Newborn cells in patients with epilepsy, likely to provide a potential treatment

Everyone loses some brain cells over time. According to a study headed by researchers from USC Stem Cell and the USC Neurorestoration Center, adults may recover at least some of what they have lost by producing new brain cells, and this process is profoundly modified in patients with long-term epilepsy. The journal Nature Neuroscience published the findings.

Newborn cells in patients with epilepsy, likely to provide a probable treatment
Altered cells create an electrical “fire” in patients with epilepsy. Image Credit: Aswathy Ammothumkandy/Bonaguidi Lab/USC Stem Cell

Our study is the first to detail the presence of newborn neurons and an immature version of a related cell type, known as astroglia, in patients with epilepsy. Our findings furnish surprising new insights into how immature astroglia might contribute to epilepsy—opening an unexplored avenue toward the development of new anti-seizure medications for millions of people.”

Michael Bonaguidi, Assistant Professor, Stem Cell Biology and Regenerative Medicine, Keck School of Medicine of USC

Bonaguidi also taught in the departments of Gerontology and Biomedical Engineering as an assistant professor. Aswathy Ammothumkandy, a postdoctoral fellow in the Bonaguidi Lab, and her colleagues worked with USC neurosurgeons Charles Liu and Jonathan Russin, who frequently treat patients with seizures that are resistant to the medicine.

Drug resistance is common in people with mesial temporal lobe epilepsy (MTLE), which affects one-third of all patients. As a result, some people will require surgery to remove the hippocampus, the part of the brain that causes seizures.

Many patients bravely and generously donate their surgical specimens for research to advance our understanding of epilepsy and to develop new and better therapies. These patients know better than anyone the trade-offs involved in the current treatment options, which often either don’t provide adequate seizure control or carry very serious cognitive side effects.”

Jonathan Russin, Assistant Professor, Neurological Surgery, Keck School of Medicine of USC

Russin was also an associate director of the USC Neurorestoration Center.

The surgical specimens provided the researchers with an once-in-a-lifetime opportunity to analyze living brain tissue from epilepsy patients and compare its microscopic anatomy to post-mortem samples from those who had no known neurological condition.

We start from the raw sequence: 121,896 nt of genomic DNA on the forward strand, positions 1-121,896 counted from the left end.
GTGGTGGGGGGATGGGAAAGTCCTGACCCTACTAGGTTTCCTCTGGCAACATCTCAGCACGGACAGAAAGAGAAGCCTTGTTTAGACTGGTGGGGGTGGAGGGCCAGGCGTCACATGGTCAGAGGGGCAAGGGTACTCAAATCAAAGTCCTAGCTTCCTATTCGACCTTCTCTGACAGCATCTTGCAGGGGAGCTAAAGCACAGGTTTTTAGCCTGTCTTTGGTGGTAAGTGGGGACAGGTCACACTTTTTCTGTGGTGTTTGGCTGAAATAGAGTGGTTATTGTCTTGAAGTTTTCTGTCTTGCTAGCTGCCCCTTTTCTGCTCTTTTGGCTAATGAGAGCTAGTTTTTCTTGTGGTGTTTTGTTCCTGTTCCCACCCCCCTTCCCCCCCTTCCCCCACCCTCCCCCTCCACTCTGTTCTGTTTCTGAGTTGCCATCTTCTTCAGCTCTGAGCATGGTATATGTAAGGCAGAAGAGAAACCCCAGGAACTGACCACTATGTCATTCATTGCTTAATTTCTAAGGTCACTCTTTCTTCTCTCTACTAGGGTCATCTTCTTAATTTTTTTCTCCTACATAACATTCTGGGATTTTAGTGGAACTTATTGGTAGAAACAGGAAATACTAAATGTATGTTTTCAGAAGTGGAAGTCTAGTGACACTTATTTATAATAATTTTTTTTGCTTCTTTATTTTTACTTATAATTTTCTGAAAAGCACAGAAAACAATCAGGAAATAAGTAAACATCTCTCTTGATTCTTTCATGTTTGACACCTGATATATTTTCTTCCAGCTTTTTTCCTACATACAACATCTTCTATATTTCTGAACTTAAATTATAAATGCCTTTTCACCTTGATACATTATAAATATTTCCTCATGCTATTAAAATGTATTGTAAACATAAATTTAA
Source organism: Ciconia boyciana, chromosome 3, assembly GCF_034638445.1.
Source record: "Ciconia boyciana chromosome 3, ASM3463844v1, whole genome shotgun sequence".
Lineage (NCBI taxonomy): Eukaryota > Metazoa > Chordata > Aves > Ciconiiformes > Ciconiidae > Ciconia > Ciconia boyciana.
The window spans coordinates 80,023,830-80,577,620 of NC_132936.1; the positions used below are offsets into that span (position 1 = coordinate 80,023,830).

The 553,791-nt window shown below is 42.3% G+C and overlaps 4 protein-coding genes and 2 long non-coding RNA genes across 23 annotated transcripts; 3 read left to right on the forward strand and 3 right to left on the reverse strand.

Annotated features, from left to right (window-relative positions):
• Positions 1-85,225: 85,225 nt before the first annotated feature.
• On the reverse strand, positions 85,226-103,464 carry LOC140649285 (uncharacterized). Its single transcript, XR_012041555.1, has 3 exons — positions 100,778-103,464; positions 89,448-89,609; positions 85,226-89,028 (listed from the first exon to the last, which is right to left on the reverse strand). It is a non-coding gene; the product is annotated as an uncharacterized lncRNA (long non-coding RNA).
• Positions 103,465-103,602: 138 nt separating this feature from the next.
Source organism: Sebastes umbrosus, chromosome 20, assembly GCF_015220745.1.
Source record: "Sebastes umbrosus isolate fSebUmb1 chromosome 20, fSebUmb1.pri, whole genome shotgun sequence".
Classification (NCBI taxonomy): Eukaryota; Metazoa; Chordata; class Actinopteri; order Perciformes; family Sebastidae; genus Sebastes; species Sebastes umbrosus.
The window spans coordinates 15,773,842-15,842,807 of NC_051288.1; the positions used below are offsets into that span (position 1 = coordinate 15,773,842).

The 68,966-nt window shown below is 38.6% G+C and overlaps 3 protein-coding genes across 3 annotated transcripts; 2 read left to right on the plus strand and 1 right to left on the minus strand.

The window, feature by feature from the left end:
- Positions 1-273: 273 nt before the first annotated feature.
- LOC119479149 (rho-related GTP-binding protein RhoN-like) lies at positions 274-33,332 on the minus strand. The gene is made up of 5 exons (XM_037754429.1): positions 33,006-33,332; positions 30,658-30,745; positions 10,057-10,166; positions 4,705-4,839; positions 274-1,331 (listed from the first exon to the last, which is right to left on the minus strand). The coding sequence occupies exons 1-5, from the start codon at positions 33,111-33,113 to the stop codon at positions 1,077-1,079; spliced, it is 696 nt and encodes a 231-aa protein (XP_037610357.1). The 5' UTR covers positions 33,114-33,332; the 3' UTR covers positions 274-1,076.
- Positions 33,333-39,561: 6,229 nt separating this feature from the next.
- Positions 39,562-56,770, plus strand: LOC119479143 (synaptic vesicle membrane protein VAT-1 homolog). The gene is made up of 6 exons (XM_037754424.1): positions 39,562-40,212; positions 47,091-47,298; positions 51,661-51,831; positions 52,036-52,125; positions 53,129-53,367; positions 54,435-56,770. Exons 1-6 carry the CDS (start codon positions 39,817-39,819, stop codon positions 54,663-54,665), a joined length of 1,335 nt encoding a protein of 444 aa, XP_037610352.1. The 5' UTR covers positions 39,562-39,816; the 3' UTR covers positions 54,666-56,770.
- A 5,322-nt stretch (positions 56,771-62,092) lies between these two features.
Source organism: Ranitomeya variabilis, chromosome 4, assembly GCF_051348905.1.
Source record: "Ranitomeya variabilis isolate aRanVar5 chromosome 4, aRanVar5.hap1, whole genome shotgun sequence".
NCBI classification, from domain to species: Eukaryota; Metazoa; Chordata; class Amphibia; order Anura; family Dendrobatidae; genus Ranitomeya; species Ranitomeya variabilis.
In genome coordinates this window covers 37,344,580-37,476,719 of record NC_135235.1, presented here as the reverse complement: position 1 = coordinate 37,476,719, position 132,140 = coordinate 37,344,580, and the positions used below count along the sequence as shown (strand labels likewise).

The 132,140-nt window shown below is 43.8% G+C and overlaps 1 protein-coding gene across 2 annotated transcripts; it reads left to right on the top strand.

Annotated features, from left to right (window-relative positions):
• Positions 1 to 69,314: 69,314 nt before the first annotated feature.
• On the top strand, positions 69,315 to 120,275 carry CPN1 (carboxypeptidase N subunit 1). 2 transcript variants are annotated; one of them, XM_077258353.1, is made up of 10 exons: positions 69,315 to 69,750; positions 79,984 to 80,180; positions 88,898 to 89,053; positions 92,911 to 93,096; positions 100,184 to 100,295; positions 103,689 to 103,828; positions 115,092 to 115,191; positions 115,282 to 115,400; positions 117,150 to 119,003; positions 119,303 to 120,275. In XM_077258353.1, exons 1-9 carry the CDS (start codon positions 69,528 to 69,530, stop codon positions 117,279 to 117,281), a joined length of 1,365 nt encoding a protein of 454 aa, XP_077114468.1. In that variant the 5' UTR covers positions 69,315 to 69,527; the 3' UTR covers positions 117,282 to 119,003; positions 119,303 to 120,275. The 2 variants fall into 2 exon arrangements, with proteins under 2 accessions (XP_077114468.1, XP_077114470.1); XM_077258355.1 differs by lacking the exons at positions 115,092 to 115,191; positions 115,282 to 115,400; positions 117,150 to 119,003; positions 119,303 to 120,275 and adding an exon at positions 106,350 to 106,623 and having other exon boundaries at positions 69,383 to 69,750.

The researchers discovered newborn neurons in samples from persons with and without epilepsy, giving strong new evidence to the continuing scientific dispute over whether adults possess the ability to make these cells. The longer the patients endured seizures, the fewer these newborn neurons became in the surgical specimens. Interestingly, the surgical samples had a stable population of immature astroglia that was not present in the disease-free samples.

The scientists were able to develop stem cells in the laboratory and examine their ability to create newborn neurons and immature astrocytes since the brain tissue in the surgical specimens were still alive. Longer disease duration decreased the ability to generate newborn neurons and increased the formation of immature astroglia in these tests, which matched the team’s firsthand findings of surgical material.

The scientists also looked into seizure-related electrical activity. They discovered suspicious links between the location and behavior of the astroglia and where electrical activity was located within the surgical samples.

Normally, astroglia are considered to be supporting cells, because their job is to create an environment where neurons can thrive. But in patients who have lived for many years with epilepsy, it might be immature astroglia that are contributing to both initiating and modulating chronic seizures.”

Aswathy Ammothumkandy, Post-Doctoral Fellow, Bonaguidi Lab, USC Stem Cell

If this is the case, establishing a completely new class of anti-seizure drugs targeting immature astroglia could be a viable option.

Liu, a professor of neurological surgery, neurology, and biomedical engineering, director of the USC Neurorestoration Center, and director of the USC Epilepsy Care Consortium says, “Currently available seizure medications tend to target neurons, so medications that act on immature astroglia could greatly expand the options for our patients.”

A new class of drugs could combine with current medical and surgical strategies to control seizures without aggressive surgical removal of parts of the brain that can be critically important for learning, memory, and emotional regulation,” Liu added.

Source:
Journal reference:

Ammothumkandy, A., et al. (2022) Altered adult neurogenesis and gliogenesis in patients with mesial temporal lobe epilepsy. Nature Neuroscience. doi.org/10.1038/s41593-022-01044-2.

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